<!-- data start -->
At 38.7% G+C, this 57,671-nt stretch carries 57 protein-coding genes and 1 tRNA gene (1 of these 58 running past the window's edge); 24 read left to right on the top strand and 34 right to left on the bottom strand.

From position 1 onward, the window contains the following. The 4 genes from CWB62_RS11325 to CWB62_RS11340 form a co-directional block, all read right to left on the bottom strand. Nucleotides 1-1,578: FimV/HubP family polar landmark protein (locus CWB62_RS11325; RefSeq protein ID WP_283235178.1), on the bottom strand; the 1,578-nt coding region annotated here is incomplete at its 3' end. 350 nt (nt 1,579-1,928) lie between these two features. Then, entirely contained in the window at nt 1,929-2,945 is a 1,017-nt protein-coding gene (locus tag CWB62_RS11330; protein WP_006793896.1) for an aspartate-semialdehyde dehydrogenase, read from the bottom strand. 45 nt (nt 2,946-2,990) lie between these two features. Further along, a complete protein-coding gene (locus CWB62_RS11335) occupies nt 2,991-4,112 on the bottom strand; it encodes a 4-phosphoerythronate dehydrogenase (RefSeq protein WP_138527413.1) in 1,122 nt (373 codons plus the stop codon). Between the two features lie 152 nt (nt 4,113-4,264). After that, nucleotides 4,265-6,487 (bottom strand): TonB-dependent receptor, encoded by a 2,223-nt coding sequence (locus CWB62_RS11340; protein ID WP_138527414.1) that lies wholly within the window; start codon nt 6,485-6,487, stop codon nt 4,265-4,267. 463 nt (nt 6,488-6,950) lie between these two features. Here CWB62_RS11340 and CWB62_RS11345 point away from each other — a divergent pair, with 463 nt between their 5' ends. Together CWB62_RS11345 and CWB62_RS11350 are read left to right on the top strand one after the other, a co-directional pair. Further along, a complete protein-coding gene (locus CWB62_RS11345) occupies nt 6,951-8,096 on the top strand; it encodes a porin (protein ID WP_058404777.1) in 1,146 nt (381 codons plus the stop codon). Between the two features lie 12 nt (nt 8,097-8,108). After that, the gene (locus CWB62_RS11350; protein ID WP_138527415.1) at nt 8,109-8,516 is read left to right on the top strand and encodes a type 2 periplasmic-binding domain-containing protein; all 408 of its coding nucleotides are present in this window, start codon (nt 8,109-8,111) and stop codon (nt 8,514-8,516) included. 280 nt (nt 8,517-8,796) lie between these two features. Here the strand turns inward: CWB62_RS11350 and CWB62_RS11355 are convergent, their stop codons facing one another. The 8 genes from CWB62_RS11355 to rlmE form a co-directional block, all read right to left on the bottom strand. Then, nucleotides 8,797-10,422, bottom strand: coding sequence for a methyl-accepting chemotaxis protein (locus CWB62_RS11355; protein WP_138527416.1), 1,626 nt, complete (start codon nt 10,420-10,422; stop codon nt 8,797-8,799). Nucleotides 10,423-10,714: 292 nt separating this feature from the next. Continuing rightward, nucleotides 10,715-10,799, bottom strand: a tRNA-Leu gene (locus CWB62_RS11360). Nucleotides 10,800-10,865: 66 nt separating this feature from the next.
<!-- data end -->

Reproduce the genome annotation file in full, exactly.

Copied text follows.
At 38.7% G+C, this 57,671-nt stretch carries 57 protein-coding genes and 1 tRNA gene (1 of these 58 running past the window's edge); 24 read left to right on the top strand and 34 right to left on the bottom strand.

From position 1 onward, the window contains the following. The 4 genes from CWB62_RS11325 to CWB62_RS11340 form a co-directional block, all read right to left on the bottom strand. Nucleotides 1-1,578: FimV/HubP family polar landmark protein (locus CWB62_RS11325; RefSeq protein ID WP_283235178.1), on the bottom strand; the 1,578-nt coding region annotated here is incomplete at its 3' end. 350 nt (nt 1,579-1,928) lie between these two features. Then, entirely contained in the window at nt 1,929-2,945 is a 1,017-nt protein-coding gene (locus tag CWB62_RS11330; protein WP_006793896.1) for an aspartate-semialdehyde dehydrogenase, read from the bottom strand. 45 nt (nt 2,946-2,990) lie between these two features. Further along, a complete protein-coding gene (locus CWB62_RS11335) occupies nt 2,991-4,112 on the bottom strand; it encodes a 4-phosphoerythronate dehydrogenase (RefSeq protein WP_138527413.1) in 1,122 nt (373 codons plus the stop codon). Between the two features lie 152 nt (nt 4,113-4,264). After that, nucleotides 4,265-6,487 (bottom strand): TonB-dependent receptor, encoded by a 2,223-nt coding sequence (locus CWB62_RS11340; protein ID WP_138527414.1) that lies wholly within the window; start codon nt 6,485-6,487, stop codon nt 4,265-4,267. 463 nt (nt 6,488-6,950) lie between these two features. Here CWB62_RS11340 and CWB62_RS11345 point away from each other — a divergent pair, with 463 nt between their 5' ends. Together CWB62_RS11345 and CWB62_RS11350 are read left to right on the top strand one after the other, a co-directional pair. Further along, a complete protein-coding gene (locus CWB62_RS11345) occupies nt 6,951-8,096 on the top strand; it encodes a porin (protein ID WP_058404777.1) in 1,146 nt (381 codons plus the stop codon). Between the two features lie 12 nt (nt 8,097-8,108). After that, the gene (locus CWB62_RS11350; protein ID WP_138527415.1) at nt 8,109-8,516 is read left to right on the top strand and encodes a type 2 periplasmic-binding domain-containing protein; all 408 of its coding nucleotides are present in this window, start codon (nt 8,109-8,111) and stop codon (nt 8,514-8,516) included. 280 nt (nt 8,517-8,796) lie between these two features. Here the strand turns inward: CWB62_RS11350 and CWB62_RS11355 are convergent, their stop codons facing one another. The 8 genes from CWB62_RS11355 to rlmE form a co-directional block, all read right to left on the bottom strand. Then, nucleotides 8,797-10,422, bottom strand: coding sequence for a methyl-accepting chemotaxis protein (locus CWB62_RS11355; protein WP_138527416.1), 1,626 nt, complete (start codon nt 10,420-10,422; stop codon nt 8,797-8,799). Nucleotides 10,423-10,714: 292 nt separating this feature from the next. Continuing rightward, nucleotides 10,715-10,799, bottom strand: a tRNA-Leu gene (locus CWB62_RS11360). Nucleotides 10,800-10,865: 66 nt separating this feature from the next.